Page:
Jason Bouchier came on board and took on the Salsa project. In 2009, the brand re-launched with a new vision that catered to the ever-growing gravel and endurance racing segment with the tagline, "Adventure by Bike." Since that time, it's been a slow but steady and methodical process of re-building and re-imagining itself. Salsa has established itself as one of the leaders in the whole gravel and fat biking scene, especially with its midwest roots. With that segment figured out, it was time to move more aggressively into the mountain bike world. While Salsa had a few off-road rigs, they had a lot of room for improvement. Until more recently, that just wasn't a priority. As Joe Mieser, Salsa's Product Manager said, "It's funny we all do mountain bike a lot, it's what we do...we're mountain bikers, but we participate in these other activities as well."

Salsa had some of the earlier 29'ers, and even a 120mm model before that was much of a thing. They were just a bit before they became popular. There was the Mariachi and the Dos Niner, two, at the time, progressive bikes. But time went on and with Salsa's focus on the gravel, fat, endurance segment of the sport, those bikes became dated.

Salsa developed the first generation of the Spearfish and Horsethief. At the time, they were standard single pivot bikes with flex stays; nothing that exciting. They sold but apparently not really that well as the sales manager for Salsa at that time approached the design team and challenged them to make a more sophisticated product to help sell more bikes.

With that, the design team went to the drawing boards and discussed how they were going to not only make a good suspension system, but do so while navigating the complex landscape of there being a lot of patents on suspension. As Meiser said, "we had to decide whether we could make something useful that works well or did we just need to license a platform?"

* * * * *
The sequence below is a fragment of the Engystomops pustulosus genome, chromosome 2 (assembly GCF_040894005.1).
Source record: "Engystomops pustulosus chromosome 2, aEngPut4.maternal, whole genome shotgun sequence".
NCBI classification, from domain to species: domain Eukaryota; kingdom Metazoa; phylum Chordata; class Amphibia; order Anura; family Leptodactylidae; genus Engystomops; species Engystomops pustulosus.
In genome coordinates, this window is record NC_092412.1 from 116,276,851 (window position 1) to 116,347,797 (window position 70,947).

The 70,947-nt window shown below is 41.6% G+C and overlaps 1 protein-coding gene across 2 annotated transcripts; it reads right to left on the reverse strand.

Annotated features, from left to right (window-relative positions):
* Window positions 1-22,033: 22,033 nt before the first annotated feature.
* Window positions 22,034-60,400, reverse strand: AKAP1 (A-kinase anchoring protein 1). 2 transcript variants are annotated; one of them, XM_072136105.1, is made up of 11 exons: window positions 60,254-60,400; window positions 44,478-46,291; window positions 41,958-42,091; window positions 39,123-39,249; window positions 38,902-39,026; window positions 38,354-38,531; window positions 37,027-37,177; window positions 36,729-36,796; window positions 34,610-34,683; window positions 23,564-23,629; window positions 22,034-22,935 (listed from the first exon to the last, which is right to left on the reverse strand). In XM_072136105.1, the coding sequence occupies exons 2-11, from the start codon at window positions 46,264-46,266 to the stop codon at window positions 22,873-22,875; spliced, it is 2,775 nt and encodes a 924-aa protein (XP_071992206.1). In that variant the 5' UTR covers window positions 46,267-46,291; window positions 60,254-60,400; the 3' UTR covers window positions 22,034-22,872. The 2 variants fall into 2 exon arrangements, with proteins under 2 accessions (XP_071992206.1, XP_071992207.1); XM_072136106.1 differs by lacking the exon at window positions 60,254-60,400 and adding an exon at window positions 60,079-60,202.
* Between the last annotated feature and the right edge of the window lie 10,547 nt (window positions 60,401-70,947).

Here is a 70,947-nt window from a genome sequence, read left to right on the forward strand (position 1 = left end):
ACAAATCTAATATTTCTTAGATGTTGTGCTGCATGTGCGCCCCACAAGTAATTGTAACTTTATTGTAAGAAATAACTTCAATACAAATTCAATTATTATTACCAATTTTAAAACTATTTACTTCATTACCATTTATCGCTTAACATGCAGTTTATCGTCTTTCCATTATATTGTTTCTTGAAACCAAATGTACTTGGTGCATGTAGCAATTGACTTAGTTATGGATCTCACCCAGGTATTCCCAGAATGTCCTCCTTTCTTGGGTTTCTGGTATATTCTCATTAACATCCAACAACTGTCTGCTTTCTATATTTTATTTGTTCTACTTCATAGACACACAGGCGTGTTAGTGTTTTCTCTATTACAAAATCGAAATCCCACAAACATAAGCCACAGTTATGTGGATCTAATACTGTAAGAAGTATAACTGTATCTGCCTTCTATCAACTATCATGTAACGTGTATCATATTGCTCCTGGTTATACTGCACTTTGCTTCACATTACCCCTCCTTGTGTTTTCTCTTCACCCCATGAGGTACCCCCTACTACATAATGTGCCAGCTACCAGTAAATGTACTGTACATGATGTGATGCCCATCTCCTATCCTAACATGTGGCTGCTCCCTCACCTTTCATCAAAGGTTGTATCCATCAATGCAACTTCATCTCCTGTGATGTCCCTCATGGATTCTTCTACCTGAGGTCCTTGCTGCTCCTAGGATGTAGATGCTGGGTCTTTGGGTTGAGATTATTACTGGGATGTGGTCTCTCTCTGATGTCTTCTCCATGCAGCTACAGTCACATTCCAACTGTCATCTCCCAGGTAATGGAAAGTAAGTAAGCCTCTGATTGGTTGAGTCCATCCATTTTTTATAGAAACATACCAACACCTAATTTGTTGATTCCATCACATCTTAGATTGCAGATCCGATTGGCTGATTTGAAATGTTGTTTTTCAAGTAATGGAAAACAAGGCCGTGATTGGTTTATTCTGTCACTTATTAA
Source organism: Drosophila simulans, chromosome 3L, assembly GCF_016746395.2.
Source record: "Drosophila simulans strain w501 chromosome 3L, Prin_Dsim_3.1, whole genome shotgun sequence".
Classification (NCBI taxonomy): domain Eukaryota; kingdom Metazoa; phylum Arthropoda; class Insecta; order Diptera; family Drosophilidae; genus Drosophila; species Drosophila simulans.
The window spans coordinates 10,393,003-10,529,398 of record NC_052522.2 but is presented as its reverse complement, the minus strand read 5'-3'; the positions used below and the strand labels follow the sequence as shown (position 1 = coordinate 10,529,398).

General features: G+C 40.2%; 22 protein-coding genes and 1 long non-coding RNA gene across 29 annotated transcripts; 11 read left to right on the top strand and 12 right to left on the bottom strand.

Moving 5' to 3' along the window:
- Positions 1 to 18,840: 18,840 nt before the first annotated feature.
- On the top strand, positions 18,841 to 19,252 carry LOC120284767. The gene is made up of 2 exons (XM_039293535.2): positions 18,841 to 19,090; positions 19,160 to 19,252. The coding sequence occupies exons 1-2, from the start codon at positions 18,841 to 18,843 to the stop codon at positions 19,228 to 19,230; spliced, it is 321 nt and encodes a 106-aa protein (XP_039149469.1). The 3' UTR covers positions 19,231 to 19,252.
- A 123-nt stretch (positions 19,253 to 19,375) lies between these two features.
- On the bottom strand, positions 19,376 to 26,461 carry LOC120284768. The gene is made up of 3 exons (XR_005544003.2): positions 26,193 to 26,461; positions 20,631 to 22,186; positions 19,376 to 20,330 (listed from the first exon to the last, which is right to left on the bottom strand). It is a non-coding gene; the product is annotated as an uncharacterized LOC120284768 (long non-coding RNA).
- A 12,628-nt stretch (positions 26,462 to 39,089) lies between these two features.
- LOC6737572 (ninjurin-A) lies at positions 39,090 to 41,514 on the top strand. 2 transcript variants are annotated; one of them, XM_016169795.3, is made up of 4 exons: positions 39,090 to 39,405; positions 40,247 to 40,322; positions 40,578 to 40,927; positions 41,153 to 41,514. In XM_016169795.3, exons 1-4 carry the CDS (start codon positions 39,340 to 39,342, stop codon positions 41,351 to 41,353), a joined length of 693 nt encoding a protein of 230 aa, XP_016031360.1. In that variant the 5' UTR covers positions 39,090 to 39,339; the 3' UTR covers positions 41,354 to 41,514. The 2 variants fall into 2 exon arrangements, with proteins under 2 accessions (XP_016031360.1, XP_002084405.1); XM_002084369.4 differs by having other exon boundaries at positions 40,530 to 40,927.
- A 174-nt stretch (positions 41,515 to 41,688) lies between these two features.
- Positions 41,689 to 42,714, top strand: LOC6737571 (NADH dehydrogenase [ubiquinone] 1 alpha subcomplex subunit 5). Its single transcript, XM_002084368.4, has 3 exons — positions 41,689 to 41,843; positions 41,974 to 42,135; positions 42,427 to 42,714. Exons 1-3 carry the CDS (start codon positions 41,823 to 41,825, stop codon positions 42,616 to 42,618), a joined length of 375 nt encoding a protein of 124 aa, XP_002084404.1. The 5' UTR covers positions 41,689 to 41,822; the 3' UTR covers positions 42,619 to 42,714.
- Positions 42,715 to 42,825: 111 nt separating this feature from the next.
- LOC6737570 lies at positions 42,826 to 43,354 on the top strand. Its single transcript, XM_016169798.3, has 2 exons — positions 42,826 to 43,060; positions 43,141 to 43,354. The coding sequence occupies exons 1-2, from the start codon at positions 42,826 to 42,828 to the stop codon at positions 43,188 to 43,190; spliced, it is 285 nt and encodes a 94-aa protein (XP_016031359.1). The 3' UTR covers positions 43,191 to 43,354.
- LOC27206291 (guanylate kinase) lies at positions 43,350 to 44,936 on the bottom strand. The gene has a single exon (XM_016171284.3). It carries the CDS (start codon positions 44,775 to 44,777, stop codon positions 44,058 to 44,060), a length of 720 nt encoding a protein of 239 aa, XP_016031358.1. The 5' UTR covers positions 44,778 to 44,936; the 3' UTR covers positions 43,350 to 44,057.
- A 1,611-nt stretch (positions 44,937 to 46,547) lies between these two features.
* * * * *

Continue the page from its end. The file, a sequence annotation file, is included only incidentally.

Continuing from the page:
The team saw that there was a gap in the US market for "Split Pivot". Devinci was using it in Canada but no one was in the US and it would work well with what they wanted to develop. So in 2014, the second generation of suspension bikes, and the first generation of Split Pivot bikes were launched by Salsa.



Split Pivot Explained

So what exactly is Split Pivot? It may be a little misunderstood so let's look at how it differs from a single pivot.

With a single pivot bike, the wheel and brake are attached to the same member which is then attached directly to the main triangle. Whenever you tune that linkage, you have to tune it for pedaling, coasting, and braking. A lot of times, what's good for pedaling isn't great for braking and vice versa and there's usually going to be a compromise. When you set it up for pedaling, the suspension will firm up and you're going to lose a lot of travel and have poor traction while braking. If it's set up for braking then it's not going to have as much support for pedaling and you'll get a lot of bob, etc. There are ways to mediate this but that's the basic "how it works."